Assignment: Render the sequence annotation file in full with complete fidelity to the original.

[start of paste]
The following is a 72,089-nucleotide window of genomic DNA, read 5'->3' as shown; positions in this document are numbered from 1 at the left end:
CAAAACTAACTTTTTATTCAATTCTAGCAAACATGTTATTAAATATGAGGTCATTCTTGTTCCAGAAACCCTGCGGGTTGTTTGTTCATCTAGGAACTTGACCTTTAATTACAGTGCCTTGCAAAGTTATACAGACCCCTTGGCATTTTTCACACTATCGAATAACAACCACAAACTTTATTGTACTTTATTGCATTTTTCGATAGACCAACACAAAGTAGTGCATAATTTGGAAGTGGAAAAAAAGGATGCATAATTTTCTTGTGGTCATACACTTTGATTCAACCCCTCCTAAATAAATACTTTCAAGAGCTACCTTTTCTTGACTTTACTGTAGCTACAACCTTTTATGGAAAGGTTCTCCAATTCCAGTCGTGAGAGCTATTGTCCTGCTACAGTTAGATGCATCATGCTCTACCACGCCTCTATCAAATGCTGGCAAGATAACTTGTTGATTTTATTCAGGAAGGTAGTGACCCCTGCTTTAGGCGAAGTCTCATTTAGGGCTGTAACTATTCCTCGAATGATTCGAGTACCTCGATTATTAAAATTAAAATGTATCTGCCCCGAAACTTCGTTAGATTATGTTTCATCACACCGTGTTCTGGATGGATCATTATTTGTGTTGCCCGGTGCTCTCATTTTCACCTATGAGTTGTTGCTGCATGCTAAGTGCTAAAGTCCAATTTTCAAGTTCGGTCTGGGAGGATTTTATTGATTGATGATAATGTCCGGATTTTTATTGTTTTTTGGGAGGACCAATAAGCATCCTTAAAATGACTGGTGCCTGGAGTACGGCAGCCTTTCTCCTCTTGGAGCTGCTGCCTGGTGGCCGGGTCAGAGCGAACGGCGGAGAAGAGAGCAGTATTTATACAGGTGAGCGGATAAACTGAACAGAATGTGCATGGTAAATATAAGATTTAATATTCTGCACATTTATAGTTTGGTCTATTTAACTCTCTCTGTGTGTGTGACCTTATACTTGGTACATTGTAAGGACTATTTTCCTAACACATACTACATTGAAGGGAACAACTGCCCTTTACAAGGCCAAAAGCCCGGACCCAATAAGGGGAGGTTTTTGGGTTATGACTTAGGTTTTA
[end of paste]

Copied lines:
The following is a 72,089-nucleotide window of genomic DNA, read 5'->3' as shown; positions in this document are numbered from 1 at the left end:
CAAAACTAACTTTTTATTCAATTCTAGCAAACATGTTATTAAATATGAGGTCATTCTTGTTCCAGAAACCCTGCGGGTTGTTTGTTCATCTAGGAACTTGACCTTTAATTACAGTGCCTTGCAAAGTTATACAGACCCCTTGGCATTTTTCACACTATCGAATAACAACCACAAACTTTATTGTACTTTATTGCATTTTTCGATAGACCAACACAAAGTAGTGCATAATTTGGAAGTGGAAAAAAAGGATGCATAATTTTCTTGTGGTCATACACTTTGATTCAACCCCTCCTAAATAAATACTTTCAAGAGCTACCTTTTCTTGACTTTACTGTAGCTACAACCTTTTATGGAAAGGTTCTCCAATTCCAGTCGTGAGAGCTATTGTCCTGCTACAGTTAGATGCATCATGCTCTACCACGCCTCTATCAAATGCTGGCAAGATAACTTGTTGATTTTATTCAGGAAGGTAGTGACCCCTGCTTTAGGCGAAGTCTCATTTAGGGCTGTAACTATTCCTCGAATGATTCGAGTACCTCGATTATTAAAATTAAAATGTATCTGCCCCGAAACTTCGTTAGATTATGTTTCATCACACCGTGTTCTGGATGGATCATTATTTGTGTTGCCCGGTGCTCTCATTTTCACCTATGAGTTGTTGCTGCATGCTAAGTGCTAAAGTCCAATTTTCAAGTTCGGTCTGGGAGGATTTTATTGATTGATGATAATGTCCGGATTTTTATTGTTTTTTGGGAGGACCAATAAGCATCCTTAAAATGACTGGTGCCTGGAGTACGGCAGCCTTTCTCCTCTTGGAGCTGCTGCCTGGTGGCCGGGTCAGAGCGAACGGCGGAGAAGAGAGCAGTATTTATACAGGTGAGCGGATAAACTGAACAGAATGTGCATGGTAAATATAAGATTTAATATTCTGCACATTTATAGTTTGGTCTATTTAACTCTCTCTGTGTGTGTGACCTTATACTTGGTACATTGTAAGGACTATTTTCCTAACACATACTACATTGAAGGGAACAACTGCCCTTTACAAGGCCAAAAGCCCGGACCCAATAAGGGGAGGTTTTTGGGTTATGACTTAGGTTTTA